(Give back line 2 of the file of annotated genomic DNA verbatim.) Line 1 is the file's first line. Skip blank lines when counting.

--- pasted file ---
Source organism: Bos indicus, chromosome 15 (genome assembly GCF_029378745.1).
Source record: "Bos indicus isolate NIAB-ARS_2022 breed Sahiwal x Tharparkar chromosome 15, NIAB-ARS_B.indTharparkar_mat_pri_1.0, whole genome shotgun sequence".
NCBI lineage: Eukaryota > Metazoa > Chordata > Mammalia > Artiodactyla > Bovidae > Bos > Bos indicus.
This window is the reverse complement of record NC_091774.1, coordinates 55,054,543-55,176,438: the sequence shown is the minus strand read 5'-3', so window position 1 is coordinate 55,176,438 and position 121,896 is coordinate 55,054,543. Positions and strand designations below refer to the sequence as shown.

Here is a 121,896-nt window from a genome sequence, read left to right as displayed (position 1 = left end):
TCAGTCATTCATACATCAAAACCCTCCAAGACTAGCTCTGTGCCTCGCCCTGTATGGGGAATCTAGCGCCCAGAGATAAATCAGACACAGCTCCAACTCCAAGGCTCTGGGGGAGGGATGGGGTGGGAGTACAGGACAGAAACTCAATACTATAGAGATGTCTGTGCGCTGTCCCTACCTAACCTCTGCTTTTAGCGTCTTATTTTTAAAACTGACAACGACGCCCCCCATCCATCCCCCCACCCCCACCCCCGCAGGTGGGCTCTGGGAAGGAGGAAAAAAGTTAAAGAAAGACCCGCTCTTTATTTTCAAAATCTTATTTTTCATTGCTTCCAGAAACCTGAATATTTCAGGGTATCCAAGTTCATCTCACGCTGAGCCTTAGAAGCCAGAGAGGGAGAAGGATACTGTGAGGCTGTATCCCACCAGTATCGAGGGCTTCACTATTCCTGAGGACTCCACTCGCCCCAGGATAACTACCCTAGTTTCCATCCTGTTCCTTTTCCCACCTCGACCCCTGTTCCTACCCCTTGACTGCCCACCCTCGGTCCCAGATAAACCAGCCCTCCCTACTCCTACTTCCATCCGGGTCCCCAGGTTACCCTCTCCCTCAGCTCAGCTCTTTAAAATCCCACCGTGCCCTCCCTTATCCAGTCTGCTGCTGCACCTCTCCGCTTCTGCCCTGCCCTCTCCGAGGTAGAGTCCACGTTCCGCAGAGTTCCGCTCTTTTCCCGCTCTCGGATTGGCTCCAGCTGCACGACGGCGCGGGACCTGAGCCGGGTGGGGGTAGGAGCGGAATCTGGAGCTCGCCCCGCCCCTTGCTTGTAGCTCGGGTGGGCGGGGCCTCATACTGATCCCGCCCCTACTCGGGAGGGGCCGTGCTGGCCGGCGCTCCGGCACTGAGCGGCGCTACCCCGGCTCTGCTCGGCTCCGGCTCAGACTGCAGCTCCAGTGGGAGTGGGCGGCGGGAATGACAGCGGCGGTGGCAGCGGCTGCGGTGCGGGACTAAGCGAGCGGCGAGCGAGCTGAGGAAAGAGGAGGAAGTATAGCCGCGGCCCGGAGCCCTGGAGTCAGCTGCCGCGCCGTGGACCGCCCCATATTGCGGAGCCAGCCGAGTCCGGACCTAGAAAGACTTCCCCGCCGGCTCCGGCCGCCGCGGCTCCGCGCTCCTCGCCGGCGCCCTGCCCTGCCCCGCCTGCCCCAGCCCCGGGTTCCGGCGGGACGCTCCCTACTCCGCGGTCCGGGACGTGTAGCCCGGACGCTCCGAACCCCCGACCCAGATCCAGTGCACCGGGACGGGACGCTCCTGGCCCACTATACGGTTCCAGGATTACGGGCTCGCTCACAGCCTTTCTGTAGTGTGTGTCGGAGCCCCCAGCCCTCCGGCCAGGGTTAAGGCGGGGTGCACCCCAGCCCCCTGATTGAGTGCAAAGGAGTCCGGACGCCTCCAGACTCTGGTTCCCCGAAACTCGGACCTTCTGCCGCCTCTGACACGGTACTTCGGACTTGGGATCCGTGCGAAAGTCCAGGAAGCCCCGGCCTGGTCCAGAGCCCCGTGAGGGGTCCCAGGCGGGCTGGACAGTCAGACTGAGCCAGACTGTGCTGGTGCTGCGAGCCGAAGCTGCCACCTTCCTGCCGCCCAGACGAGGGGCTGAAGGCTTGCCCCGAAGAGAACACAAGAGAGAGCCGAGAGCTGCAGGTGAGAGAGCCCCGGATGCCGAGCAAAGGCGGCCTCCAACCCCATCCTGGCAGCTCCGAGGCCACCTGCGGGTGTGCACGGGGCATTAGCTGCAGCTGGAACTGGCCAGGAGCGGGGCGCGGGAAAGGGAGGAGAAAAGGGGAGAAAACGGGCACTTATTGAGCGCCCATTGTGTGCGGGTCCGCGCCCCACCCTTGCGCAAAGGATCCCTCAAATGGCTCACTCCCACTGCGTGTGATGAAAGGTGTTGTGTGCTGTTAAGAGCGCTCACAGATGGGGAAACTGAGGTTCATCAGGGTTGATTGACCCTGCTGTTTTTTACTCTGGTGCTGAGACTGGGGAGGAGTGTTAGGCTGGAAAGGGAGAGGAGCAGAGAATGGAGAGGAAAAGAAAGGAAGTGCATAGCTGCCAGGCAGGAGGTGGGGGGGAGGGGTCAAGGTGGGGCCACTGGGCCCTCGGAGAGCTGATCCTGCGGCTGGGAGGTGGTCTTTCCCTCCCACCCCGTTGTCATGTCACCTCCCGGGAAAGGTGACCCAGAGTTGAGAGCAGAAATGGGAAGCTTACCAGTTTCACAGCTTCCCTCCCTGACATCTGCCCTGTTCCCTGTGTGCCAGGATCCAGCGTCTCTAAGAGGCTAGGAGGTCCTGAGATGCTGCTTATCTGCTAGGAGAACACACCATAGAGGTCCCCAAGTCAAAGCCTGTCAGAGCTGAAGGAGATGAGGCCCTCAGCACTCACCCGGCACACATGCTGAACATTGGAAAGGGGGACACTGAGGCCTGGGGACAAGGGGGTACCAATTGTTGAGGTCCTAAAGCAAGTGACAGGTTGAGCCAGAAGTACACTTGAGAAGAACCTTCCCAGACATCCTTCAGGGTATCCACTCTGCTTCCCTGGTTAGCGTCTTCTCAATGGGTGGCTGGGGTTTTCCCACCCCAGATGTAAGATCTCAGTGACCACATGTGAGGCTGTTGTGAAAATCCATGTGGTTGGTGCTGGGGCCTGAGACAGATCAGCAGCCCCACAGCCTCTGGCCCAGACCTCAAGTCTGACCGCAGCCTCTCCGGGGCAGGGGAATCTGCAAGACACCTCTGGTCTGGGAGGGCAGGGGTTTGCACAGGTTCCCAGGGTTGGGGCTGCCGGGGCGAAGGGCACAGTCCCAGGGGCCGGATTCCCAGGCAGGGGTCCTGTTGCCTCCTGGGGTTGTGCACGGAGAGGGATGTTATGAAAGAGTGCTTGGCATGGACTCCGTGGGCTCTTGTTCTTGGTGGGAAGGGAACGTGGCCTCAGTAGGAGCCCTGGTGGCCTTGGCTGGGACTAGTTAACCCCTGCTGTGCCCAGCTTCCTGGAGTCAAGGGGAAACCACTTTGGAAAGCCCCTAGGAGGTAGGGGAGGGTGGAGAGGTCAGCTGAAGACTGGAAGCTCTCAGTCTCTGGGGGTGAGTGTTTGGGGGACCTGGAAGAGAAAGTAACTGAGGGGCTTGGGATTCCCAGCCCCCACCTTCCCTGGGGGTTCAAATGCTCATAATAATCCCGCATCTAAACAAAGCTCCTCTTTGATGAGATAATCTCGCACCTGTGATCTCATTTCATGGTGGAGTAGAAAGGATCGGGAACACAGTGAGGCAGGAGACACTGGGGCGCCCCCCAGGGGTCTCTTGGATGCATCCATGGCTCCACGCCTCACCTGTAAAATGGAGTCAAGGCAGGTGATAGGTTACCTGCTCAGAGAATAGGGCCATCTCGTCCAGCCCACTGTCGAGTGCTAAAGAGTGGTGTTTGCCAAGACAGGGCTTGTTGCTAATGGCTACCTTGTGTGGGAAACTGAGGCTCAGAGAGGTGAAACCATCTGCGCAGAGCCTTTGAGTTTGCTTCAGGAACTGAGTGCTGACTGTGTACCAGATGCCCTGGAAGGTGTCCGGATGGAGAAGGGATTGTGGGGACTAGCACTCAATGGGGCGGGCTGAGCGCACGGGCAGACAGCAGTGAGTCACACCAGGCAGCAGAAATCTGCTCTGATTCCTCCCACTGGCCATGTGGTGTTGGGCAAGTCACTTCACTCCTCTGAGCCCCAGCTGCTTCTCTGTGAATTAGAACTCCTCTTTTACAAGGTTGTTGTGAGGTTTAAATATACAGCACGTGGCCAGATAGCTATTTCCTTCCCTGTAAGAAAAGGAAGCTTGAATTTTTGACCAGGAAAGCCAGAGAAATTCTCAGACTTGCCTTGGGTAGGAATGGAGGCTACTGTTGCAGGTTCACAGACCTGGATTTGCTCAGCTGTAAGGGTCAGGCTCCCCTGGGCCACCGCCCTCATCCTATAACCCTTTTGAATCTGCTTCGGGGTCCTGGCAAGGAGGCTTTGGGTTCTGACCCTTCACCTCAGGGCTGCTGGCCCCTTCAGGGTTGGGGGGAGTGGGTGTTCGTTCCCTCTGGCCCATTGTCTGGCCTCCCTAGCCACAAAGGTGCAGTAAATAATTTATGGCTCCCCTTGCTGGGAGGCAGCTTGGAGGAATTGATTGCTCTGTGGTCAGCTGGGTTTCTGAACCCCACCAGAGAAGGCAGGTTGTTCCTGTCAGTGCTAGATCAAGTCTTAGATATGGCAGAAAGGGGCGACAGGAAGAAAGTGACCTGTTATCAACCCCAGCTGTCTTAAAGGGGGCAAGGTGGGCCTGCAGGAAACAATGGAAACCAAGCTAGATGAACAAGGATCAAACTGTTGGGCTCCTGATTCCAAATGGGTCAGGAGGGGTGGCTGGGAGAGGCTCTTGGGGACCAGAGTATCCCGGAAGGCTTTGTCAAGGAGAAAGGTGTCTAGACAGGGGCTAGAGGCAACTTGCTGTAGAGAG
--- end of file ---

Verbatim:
Source record: "Bos indicus isolate NIAB-ARS_2022 breed Sahiwal x Tharparkar chromosome 15, NIAB-ARS_B.indTharparkar_mat_pri_1.0, whole genome shotgun sequence".